SIM Report: US to resume oil drilling auctions in spite of White House’s climate agenda
On 31 August, the US Department of the Interior announced that millions of hectares of land will be opened for oil and gas exploration after a federal judge in Louisiana ruled that the US government is required by law to offer the land to the energy industry. According to a sale document, available blocks in a 36-hectare area in the Gulf of Mexico could hold up to 1.1 billion barrels of crude oil and 4.4 trillion cubic feet of natural gas. The announcement, which has been heavily criticised by environmental groups and seen activists launch legal action against the decision, comes in sharp contrast to President Joe Biden’s stated climate ambitions. Moreover, the case provides a useful indication of the contradictions between the Biden administration’s climate pledges and its actions in government.
Throughout his successful presidential campaign, Biden pledged ambitious action to tackle carbon emissions and rising global temperatures, a major shift away from the Trump administration’s climate change scepticism. Among Biden’s campaign commitments were a ban on new oil and gas drilling on federal lands, a USD2 trillion clean energy and infrastructure plan, and for the US to become carbon neutral by 2050. On taking office in January 2021, Biden signed a flurry of executive orders in line with his pledges. Among the steps taken were re-joining the Paris Agreement, halting oil and gas drilling in Alaska’s Arctic National Wildlife Refuge, and cancelling the Keystone XL pipeline project. The government has also announced plans to replace the government’s fleet of cars and trucks with domestically-assembled electric vehicles, while Biden and major US automakers have signed a commitment aimed at making half of all new vehicles sold electric by 2030. Internationally, Biden’s administration has elevated the foreign policy relevance of its climate agenda, convening a major climate summit in April and appointing ex-Secretary of State John Kerry as special presidential envoy for climate.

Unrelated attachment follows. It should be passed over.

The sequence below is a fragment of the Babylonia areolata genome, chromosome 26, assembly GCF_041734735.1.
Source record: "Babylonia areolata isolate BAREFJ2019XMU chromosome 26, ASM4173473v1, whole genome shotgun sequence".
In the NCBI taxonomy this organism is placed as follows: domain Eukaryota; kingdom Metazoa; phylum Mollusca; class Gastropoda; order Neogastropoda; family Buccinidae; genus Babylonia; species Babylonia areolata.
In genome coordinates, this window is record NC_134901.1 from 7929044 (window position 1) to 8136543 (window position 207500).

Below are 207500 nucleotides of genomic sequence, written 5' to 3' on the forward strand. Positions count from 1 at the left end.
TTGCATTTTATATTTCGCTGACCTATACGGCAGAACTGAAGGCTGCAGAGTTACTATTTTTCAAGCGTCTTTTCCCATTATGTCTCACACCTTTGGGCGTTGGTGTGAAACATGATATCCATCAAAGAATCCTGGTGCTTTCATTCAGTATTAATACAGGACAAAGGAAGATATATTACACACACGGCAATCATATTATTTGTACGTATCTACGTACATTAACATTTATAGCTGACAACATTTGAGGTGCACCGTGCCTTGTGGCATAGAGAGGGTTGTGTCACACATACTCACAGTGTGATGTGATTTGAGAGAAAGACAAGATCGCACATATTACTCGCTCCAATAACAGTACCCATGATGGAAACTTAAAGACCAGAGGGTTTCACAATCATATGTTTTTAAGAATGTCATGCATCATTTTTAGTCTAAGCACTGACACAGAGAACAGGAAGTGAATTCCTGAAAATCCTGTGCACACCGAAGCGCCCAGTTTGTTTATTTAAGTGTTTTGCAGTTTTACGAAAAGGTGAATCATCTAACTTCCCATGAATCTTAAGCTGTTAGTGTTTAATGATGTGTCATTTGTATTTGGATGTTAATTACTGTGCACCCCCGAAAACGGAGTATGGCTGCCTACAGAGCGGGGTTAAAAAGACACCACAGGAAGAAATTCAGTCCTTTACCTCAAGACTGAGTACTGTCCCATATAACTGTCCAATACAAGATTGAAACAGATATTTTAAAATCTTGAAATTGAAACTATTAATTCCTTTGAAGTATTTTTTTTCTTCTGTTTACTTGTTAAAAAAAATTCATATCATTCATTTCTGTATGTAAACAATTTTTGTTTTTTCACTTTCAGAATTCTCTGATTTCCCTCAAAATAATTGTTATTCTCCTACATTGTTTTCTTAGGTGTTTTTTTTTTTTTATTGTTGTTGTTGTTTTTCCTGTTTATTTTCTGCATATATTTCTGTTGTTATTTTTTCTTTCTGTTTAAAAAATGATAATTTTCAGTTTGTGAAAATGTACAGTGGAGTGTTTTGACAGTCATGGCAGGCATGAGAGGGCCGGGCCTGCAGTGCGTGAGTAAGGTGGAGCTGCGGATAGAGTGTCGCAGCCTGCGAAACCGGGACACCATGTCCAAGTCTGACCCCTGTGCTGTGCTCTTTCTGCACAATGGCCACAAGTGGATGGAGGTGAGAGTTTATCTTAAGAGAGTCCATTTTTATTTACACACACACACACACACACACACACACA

Biden’s administration, however, has also faced criticism from climate activists and some members of his own party for other climate policy decisions. Since taking office, Biden’s government has issued more than 2,100 permits to drill for oil and gas on public and tribal lands, the fastest rate since the George W Bush administration. Moreover, the government has supported expansion of the Enbridge Line 3 oil pipeline in Minnesota and a proposed ConocoPhillips oil-drilling project in Alaska, and has refused calls to close the Dakota Access Pipeline. Furthermore, in August, the White House called on OPEC, a group of major oil producing countries, to increase oil output in order to counter rising fuel prices and prevent stalling the global economy’s recovery from the COVID-19 pandemic.
Contradictory climate ambitions and policies are likely to remain a theme of Biden’s presidency, particularly in the run-up to the November 2022 mid-term elections. While tackling climate change is a high priority for the administration, Biden’s government will seek to balance its climate agenda with short-term economic imperatives as well as political considerations, particularly in swing districts and states. Companies operating in the US, particularly those in high-polluting sectors, are advised to monitor climate policies updates and assess how their interests will likely be impacted by energy policies and electoral dynamics.